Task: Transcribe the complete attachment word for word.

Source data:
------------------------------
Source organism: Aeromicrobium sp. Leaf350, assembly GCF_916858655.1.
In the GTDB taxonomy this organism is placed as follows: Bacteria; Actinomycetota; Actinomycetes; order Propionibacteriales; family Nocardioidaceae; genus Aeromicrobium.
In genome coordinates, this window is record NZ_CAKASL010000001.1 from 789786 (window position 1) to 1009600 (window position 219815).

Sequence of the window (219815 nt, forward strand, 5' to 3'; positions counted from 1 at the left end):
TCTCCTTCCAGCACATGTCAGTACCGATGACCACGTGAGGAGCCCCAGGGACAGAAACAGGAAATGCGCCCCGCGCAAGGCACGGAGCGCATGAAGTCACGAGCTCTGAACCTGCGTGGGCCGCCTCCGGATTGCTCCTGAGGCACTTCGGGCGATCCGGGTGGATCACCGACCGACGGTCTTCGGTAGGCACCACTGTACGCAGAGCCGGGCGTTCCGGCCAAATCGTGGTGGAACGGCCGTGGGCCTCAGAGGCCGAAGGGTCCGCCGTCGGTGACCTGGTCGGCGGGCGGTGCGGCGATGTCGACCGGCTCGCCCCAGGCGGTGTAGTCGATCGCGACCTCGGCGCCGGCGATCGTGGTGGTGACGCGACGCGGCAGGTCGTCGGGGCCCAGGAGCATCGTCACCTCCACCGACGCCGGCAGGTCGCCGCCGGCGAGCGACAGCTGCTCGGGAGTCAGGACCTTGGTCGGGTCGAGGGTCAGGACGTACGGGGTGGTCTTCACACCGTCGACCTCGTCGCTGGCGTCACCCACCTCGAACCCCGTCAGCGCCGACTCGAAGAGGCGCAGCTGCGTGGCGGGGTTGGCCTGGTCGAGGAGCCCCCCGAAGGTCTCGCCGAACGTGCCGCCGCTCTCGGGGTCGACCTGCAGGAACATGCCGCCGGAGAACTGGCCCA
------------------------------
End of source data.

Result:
Source organism: Aeromicrobium sp. Leaf350, assembly GCF_916858655.1.
In the GTDB taxonomy this organism is placed as follows: Bacteria; Actinomycetota; Actinomycetes; order Propionibacteriales; family Nocardioidaceae; genus Aeromicrobium.
In genome coordinates, this window is record NZ_CAKASL010000001.1 from 789786 (window position 1) to 1009600 (window position 219815).

Sequence of the window (219815 nt, forward strand, 5' to 3'; positions counted from 1 at the left end):
TCTCCTTCCAGCACATGTCAGTACCGATGACCACGTGAGGAGCCCCAGGGACAGAAACAGGAAATGCGCCCCGCGCAAGGCACGGAGCGCATGAAGTCACGAGCTCTGAACCTGCGTGGGCCGCCTCCGGATTGCTCCTGAGGCACTTCGGGCGATCCGGGTGGATCACCGACCGACGGTCTTCGGTAGGCACCACTGTACGCAGAGCCGGGCGTTCCGGCCAAATCGTGGTGGAACGGCCGTGGGCCTCAGAGGCCGAAGGGTCCGCCGTCGGTGACCTGGTCGGCGGGCGGTGCGGCGATGTCGACCGGCTCGCCCCAGGCGGTGTAGTCGATCGCGACCTCGGCGCCGGCGATCGTGGTGGTGACGCGACGCGGCAGGTCGTCGGGGCCCAGGAGCATCGTCACCTCCACCGACGCCGGCAGGTCGCCGCCGGCGAGCGACAGCTGCTCGGGAGTCAGGACCTTGGTCGGGTCGAGGGTCAGGACGTACGGGGTGGTCTTCACACCGTCGACCTCGTCGCTGGCGTCACCCACCTCGAACCCCGTCAGCGCCGACTCGAAGAGGCGCAGCTGCGTGGCGGGGTTGGCCTGGTCGAGGAGCCCCCCGAAGGTCTCGCCGAACGTGCCGCCGCTCTCGGGGTCGACCTGCAGGAACATGCCGCCGGAGAACTGGCCCA